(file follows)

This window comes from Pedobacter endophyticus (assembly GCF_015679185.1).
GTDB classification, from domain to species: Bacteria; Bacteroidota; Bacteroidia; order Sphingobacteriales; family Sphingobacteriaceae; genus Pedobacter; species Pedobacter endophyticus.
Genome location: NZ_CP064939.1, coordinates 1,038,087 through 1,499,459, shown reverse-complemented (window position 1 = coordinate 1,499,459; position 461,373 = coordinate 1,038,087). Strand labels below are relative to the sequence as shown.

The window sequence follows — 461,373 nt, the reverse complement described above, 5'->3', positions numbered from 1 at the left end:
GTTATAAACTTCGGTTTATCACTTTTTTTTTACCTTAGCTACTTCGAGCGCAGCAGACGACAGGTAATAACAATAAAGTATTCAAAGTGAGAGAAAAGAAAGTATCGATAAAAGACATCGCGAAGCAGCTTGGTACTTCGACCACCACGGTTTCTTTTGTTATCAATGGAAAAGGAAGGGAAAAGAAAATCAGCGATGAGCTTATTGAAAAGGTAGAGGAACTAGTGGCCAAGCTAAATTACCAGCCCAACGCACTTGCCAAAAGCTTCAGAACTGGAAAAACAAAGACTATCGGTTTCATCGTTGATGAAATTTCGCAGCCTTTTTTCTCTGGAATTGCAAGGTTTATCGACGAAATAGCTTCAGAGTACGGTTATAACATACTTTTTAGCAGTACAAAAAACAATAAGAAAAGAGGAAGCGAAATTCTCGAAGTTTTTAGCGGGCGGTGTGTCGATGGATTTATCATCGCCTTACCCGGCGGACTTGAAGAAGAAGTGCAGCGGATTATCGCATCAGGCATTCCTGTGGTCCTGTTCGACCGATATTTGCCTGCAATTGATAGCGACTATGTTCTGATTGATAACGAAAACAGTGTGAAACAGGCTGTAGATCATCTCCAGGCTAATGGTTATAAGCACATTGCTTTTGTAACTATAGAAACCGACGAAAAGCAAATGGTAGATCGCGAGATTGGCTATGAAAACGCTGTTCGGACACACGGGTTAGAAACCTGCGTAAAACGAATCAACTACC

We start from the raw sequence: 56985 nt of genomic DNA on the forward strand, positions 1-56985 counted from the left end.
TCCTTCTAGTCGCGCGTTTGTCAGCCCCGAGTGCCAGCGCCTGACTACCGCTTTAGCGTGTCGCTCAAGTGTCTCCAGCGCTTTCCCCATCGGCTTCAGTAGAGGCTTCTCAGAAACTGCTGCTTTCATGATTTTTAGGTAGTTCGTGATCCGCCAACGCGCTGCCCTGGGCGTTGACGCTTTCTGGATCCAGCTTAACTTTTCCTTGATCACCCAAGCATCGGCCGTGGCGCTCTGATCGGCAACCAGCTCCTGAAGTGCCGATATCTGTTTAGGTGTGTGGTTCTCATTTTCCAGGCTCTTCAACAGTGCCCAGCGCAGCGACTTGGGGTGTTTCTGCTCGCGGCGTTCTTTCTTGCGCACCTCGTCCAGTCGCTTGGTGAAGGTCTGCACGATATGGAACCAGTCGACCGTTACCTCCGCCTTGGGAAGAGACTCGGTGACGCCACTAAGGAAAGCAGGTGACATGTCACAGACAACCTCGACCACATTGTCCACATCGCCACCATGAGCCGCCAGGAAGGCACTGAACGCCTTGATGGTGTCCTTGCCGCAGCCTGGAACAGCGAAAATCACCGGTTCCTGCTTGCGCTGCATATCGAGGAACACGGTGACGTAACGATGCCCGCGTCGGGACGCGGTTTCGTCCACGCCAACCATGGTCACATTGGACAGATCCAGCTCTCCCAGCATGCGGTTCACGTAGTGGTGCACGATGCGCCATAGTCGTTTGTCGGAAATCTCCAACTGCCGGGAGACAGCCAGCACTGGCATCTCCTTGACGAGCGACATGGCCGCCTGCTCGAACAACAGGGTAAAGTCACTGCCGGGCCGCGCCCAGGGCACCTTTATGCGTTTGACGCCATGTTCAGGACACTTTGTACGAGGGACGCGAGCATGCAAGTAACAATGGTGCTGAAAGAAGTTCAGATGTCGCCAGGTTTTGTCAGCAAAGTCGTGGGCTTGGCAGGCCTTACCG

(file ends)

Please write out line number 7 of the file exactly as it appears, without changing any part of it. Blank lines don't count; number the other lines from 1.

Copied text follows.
TCCTTCTAGTCGCGCGTTTGTCAGCCCCGAGTGCCAGCGCCTGACTACCGCTTTAGCGTGTCGCTCAAGTGTCTCCAGCGCTTTCCCCATCGGCTTCAGTAGAGGCTTCTCAGAAACTGCTGCTTTCATGATTTTTAGGTAGTTCGTGATCCGCCAACGCGCTGCCCTGGGCGTTGACGCTTTCTGGATCCAGCTTAACTTTTCCTTGATCACCCAAGCATCGGCCGTGGCGCTCTGATCGGCAACCAGCTCCTGAAGTGCCGATATCTGTTTAGGTGTGTGGTTCTCATTTTCCAGGCTCTTCAACAGTGCCCAGCGCAGCGACTTGGGGTGTTTCTGCTCGCGGCGTTCTTTCTTGCGCACCTCGTCCAGTCGCTTGGTGAAGGTCTGCACGATATGGAACCAGTCGACCGTTACCTCCGCCTTGGGAAGAGACTCGGTGACGCCACTAAGGAAAGCAGGTGACATGTCACAGACAACCTCGACCACATTGTCCACATCGCCACCATGAGCCGCCAGGAAGGCACTGAACGCCTTGATGGTGTCCTTGCCGCAGCCTGGAACAGCGAAAATCACCGGTTCCTGCTTGCGCTGCATATCGAGGAACACGGTGACGTAACGATGCCCGCGTCGGGACGCGGTTTCGTCCACGCCAACCATGGTCACATTGGACAGATCCAGCTCTCCCAGCATGCGGTTCACGTAGTGGTGCACGATGCGCCATAGTCGTTTGTCGGAAATCTCCAACTGCCGGGAGACAGCCAGCACTGGCATCTCCTTGACGAGCGACATGGCCGCCTGCTCGAACAACAGGGTAAAGTCACTGCCGGGCCGCGCCCAGGGCACCTTTATGCGTTTGACGCCATGTTCAGGACACTTTGTACGAGGGACGCGAGCATGCAAGTAACAATGGTGCTGAAAGAAGTTCAGATGTCGCCAGGTTTTGTCAGCAAAGTCGTGGGCTTGGCAGGCCTTACCG